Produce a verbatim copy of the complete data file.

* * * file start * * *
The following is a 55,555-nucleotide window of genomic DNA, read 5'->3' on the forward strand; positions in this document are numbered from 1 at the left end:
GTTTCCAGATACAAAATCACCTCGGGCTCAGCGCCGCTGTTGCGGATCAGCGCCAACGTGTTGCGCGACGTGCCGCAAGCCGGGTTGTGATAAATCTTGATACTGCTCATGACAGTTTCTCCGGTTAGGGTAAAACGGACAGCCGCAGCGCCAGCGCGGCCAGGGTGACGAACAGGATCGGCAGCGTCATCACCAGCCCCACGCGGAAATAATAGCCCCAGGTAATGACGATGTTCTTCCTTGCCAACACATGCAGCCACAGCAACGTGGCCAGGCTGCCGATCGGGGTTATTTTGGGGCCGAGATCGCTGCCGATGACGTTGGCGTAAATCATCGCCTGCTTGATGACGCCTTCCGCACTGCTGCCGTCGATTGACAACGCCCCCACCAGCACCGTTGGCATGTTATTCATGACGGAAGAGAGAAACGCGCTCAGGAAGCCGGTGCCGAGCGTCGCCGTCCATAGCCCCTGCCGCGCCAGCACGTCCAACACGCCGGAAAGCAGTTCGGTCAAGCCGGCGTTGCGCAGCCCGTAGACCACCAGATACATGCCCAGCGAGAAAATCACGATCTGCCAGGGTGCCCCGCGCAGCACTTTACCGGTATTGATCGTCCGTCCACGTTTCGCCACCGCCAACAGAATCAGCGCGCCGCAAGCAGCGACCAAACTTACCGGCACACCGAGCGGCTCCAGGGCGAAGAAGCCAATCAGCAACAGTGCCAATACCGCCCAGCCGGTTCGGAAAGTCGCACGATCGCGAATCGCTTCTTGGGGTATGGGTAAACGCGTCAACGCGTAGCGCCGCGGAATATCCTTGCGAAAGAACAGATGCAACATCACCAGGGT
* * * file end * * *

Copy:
The following is a 55,555-nucleotide window of genomic DNA, read 5'->3' on the forward strand; positions in this document are numbered from 1 at the left end:
GTTTCCAGATACAAAATCACCTCGGGCTCAGCGCCGCTGTTGCGGATCAGCGCCAACGTGTTGCGCGACGTGCCGCAAGCCGGGTTGTGATAAATCTTGATACTGCTCATGACAGTTTCTCCGGTTAGGGTAAAACGGACAGCCGCAGCGCCAGCGCGGCCAGGGTGACGAACAGGATCGGCAGCGTCATCACCAGCCCCACGCGGAAATAATAGCCCCAGGTAATGACGATGTTCTTCCTTGCCAACACATGCAGCCACAGCAACGTGGCCAGGCTGCCGATCGGGGTTATTTTGGGGCCGAGATCGCTGCCGATGACGTTGGCGTAAATCATCGCCTGCTTGATGACGCCTTCCGCACTGCTGCCGTCGATTGACAACGCCCCCACCAGCACCGTTGGCATGTTATTCATGACGGAAGAGAGAAACGCGCTCAGGAAGCCGGTGCCGAGCGTCGCCGTCCATAGCCCCTGCCGCGCCAGCACGTCCAACACGCCGGAAAGCAGTTCGGTCAAGCCGGCGTTGCGCAGCCCGTAGACCACCAGATACATGCCCAGCGAGAAAATCACGATCTGCCAGGGTGCCCCGCGCAGCACTTTACCGGTATTGATCGTCCGTCCACGTTTCGCCACCGCCAACAGAATCAGCGCGCCGCAAGCAGCGACCAAACTTACCGGCACACCGAGCGGCTCCAGGGCGAAGAAGCCAATCAGCAACAGTGCCAATACCGCCCAGCCGGTTCGGAAAGTCGCACGATCGCGAATCGCTTCTTGGGGTATGGGTAAACGCGTCAACGCGTAGCGCCGCGGAATATCCTTGCGAAAGAACAGATGCAACATCACCAGGGT